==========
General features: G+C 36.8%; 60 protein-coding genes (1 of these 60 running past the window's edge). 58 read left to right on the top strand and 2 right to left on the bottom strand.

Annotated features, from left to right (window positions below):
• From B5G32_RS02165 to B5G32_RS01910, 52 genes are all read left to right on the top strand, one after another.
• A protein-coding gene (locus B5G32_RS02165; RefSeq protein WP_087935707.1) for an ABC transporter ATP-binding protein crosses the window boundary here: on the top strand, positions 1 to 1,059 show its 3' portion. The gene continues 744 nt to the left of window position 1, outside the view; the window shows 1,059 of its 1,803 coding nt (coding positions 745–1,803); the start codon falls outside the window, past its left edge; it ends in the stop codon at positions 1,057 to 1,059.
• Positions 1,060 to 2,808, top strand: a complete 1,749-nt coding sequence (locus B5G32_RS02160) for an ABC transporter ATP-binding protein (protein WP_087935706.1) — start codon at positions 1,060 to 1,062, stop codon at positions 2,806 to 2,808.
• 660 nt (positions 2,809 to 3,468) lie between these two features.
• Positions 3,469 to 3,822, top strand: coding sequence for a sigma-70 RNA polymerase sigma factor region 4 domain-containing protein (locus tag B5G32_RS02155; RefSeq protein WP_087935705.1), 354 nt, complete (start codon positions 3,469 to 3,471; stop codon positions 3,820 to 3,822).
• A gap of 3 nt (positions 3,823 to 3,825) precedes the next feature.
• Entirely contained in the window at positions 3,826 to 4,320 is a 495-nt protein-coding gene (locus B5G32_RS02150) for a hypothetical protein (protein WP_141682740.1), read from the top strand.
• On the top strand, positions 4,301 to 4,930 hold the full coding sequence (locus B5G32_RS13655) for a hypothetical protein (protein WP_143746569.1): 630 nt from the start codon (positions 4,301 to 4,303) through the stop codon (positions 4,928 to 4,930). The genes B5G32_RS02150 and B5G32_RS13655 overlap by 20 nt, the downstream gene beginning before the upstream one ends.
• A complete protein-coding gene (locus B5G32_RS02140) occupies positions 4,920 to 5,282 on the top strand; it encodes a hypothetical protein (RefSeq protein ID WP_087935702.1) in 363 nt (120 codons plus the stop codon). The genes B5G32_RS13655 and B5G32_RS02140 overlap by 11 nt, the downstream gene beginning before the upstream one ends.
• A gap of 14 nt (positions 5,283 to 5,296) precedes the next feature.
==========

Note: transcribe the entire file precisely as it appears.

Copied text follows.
General features: G+C 36.8%; 60 protein-coding genes (1 of these 60 running past the window's edge). 58 read left to right on the top strand and 2 right to left on the bottom strand.

Annotated features, from left to right (window positions below):
• From B5G32_RS02165 to B5G32_RS01910, 52 genes are all read left to right on the top strand, one after another.
• A protein-coding gene (locus B5G32_RS02165; RefSeq protein WP_087935707.1) for an ABC transporter ATP-binding protein crosses the window boundary here: on the top strand, positions 1 to 1,059 show its 3' portion. The gene continues 744 nt to the left of window position 1, outside the view; the window shows 1,059 of its 1,803 coding nt (coding positions 745–1,803); the start codon falls outside the window, past its left edge; it ends in the stop codon at positions 1,057 to 1,059.
• Positions 1,060 to 2,808, top strand: a complete 1,749-nt coding sequence (locus B5G32_RS02160) for an ABC transporter ATP-binding protein (protein WP_087935706.1) — start codon at positions 1,060 to 1,062, stop codon at positions 2,806 to 2,808.
• 660 nt (positions 2,809 to 3,468) lie between these two features.
• Positions 3,469 to 3,822, top strand: coding sequence for a sigma-70 RNA polymerase sigma factor region 4 domain-containing protein (locus tag B5G32_RS02155; RefSeq protein WP_087935705.1), 354 nt, complete (start codon positions 3,469 to 3,471; stop codon positions 3,820 to 3,822).
• A gap of 3 nt (positions 3,823 to 3,825) precedes the next feature.
• Entirely contained in the window at positions 3,826 to 4,320 is a 495-nt protein-coding gene (locus B5G32_RS02150) for a hypothetical protein (protein WP_141682740.1), read from the top strand.
• On the top strand, positions 4,301 to 4,930 hold the full coding sequence (locus B5G32_RS13655) for a hypothetical protein (protein WP_143746569.1): 630 nt from the start codon (positions 4,301 to 4,303) through the stop codon (positions 4,928 to 4,930). The genes B5G32_RS02150 and B5G32_RS13655 overlap by 20 nt, the downstream gene beginning before the upstream one ends.
• A complete protein-coding gene (locus B5G32_RS02140) occupies positions 4,920 to 5,282 on the top strand; it encodes a hypothetical protein (RefSeq protein ID WP_087935702.1) in 363 nt (120 codons plus the stop codon). The genes B5G32_RS13655 and B5G32_RS02140 overlap by 11 nt, the downstream gene beginning before the upstream one ends.
• A gap of 14 nt (positions 5,283 to 5,296) precedes the next feature.